The transformation of a derelict industrial site into a haven for protected species and the community
Take a wonder through our Heathlands development in Buckley, North Wales today and you could be forgiven for thinking that it’s always been this way.
The 300 home development completed in 2018 is nestled within the beautiful surroundings of a nature reserve and natural open spaces complete with 45 wildlife ponds.
But amazingly, much of this landscape is newly-created as part of the new development which is on the site of an old derelict clay-pit and brickworks. If you took a walk here before the new development you would have seen an abandoned, unsafe industrial site which contained a huge steep-sided deep lagoon and surrounding ‘moonscape’.
The design of the new development sought to provide much needed local housing, remediate the derelict site, deliver measurable ecological benefits, and create natural spaces for the whole community to enjoy. The resulting new community showcases how new housing developments can be achieved at the same time as improving the environment and providing gains for wildlife.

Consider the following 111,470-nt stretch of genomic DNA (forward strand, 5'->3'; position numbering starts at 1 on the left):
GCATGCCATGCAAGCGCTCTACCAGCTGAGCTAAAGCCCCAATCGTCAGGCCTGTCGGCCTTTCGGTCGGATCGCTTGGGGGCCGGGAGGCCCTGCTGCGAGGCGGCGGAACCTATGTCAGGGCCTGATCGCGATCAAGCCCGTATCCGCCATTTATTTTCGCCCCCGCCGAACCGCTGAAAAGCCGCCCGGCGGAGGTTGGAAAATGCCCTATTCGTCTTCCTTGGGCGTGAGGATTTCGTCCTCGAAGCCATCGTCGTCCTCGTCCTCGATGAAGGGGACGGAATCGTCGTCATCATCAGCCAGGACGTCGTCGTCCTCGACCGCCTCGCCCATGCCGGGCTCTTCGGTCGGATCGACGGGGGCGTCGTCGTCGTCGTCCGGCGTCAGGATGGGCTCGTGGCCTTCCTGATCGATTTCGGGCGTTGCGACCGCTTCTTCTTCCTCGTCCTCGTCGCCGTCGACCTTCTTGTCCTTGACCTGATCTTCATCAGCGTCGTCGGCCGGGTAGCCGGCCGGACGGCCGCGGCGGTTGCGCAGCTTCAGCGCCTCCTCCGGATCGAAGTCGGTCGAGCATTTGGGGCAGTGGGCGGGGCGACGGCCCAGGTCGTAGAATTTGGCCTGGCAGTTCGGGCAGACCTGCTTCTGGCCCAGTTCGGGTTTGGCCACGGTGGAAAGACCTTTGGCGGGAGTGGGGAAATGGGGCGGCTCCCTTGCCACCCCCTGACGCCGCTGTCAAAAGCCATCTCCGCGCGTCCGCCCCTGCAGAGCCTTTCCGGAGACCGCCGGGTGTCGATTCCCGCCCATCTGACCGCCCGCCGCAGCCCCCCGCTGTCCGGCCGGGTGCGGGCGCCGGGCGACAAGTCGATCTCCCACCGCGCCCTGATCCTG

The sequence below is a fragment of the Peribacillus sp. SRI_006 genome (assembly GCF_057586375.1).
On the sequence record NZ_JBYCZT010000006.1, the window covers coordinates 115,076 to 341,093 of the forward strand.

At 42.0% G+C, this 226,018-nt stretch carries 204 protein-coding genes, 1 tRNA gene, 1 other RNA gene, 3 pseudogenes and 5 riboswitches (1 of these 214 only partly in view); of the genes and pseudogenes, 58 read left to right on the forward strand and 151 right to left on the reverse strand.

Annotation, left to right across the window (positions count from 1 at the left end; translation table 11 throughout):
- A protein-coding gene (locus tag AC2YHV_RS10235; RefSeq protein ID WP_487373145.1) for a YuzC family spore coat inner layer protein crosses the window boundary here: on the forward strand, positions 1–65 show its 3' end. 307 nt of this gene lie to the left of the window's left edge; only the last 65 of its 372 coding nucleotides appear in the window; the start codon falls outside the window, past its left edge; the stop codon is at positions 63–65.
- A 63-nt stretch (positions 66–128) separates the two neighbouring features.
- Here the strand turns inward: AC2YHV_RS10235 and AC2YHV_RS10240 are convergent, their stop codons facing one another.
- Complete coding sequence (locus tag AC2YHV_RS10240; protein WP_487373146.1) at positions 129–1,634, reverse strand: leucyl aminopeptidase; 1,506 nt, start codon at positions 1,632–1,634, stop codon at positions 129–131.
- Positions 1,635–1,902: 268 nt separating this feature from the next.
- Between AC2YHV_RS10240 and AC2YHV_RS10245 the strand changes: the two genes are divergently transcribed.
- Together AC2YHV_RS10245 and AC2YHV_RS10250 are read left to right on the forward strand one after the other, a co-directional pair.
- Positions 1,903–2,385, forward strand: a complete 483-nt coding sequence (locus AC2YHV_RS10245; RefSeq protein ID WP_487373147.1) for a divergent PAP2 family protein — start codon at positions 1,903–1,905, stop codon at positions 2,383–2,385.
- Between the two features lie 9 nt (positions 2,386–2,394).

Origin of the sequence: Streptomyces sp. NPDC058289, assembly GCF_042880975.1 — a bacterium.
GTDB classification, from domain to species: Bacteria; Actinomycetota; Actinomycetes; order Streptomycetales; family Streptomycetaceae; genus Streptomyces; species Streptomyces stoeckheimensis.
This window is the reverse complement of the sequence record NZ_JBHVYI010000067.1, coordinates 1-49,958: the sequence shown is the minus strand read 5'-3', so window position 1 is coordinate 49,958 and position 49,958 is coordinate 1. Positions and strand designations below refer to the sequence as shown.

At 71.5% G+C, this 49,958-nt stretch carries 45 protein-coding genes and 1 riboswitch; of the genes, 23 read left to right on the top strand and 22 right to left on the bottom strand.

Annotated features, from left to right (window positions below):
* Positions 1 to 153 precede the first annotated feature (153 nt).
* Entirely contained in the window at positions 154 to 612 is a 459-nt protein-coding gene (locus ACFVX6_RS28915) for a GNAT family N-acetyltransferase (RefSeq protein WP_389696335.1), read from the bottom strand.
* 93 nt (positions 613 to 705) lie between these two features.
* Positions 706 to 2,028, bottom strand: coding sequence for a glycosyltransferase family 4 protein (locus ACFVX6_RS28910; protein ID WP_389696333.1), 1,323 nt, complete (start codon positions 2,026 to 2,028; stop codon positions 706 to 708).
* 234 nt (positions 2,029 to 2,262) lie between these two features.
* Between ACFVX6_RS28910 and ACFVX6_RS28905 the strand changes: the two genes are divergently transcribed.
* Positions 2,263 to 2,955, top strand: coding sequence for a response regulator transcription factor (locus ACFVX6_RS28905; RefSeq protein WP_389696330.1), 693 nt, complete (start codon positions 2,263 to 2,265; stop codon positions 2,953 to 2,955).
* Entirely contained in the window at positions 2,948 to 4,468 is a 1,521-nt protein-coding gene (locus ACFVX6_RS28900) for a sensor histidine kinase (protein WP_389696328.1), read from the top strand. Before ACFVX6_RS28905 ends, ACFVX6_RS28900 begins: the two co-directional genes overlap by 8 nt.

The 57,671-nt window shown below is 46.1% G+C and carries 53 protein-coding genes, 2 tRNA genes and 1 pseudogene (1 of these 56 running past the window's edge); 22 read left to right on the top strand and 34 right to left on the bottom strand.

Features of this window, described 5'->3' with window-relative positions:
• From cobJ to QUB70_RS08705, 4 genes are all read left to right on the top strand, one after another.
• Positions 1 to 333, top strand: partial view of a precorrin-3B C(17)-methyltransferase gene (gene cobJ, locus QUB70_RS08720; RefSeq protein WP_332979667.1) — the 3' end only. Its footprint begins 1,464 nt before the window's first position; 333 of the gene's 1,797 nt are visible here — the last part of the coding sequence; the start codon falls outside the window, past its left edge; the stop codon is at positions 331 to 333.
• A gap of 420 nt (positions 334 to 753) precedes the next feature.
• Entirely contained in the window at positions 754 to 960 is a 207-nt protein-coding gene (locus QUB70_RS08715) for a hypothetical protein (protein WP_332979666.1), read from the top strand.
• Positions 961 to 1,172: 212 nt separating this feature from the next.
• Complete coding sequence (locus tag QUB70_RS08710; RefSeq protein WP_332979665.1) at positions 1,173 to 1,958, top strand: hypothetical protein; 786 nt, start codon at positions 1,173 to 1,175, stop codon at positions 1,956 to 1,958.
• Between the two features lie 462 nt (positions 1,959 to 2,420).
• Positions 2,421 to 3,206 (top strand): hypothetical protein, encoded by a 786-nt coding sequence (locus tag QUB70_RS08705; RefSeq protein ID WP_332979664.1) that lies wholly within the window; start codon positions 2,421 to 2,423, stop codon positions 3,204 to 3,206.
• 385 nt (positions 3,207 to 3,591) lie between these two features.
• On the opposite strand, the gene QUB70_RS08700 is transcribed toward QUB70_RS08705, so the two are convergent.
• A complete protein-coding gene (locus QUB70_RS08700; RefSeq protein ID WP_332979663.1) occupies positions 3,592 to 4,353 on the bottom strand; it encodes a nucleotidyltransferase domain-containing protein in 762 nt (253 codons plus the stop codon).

Before the development, Great Crested Newts, which are a protected species, were using the deep lagoon and these had to be temporarily moved and protected while the works took place. The ambitious scheme then filled-in the lagoon, re-vegetated the moonscape surrounds and converted the site into a multi-pond nature reserve and public open space for the community to enjoy.
One of the key features of the project was to ensure the long-term legacy of the site for wildlife, so extensive management and monitoring arrangements were introduced. Monitoring of the Great Crested Newt population has revealed that although the population was in decline before the development, newt numbers in the newly created ponds tripled between 2017 and 2018, helping reverse their decline in this area.
But this beautiful new nature reserve doesn’t just provide a home for newts – countless other species of wildlife have also moved in – and it also offers a focal space for the residents and local community to enjoy. The development also funded a warden employed by local wildlife charity Wild Ground, and a new warden’s base – ‘the Bug Shack’ – complete with its green roof. Here, a series of education and volunteering events are held to help local schools and the community find out more and help to look after this special place.
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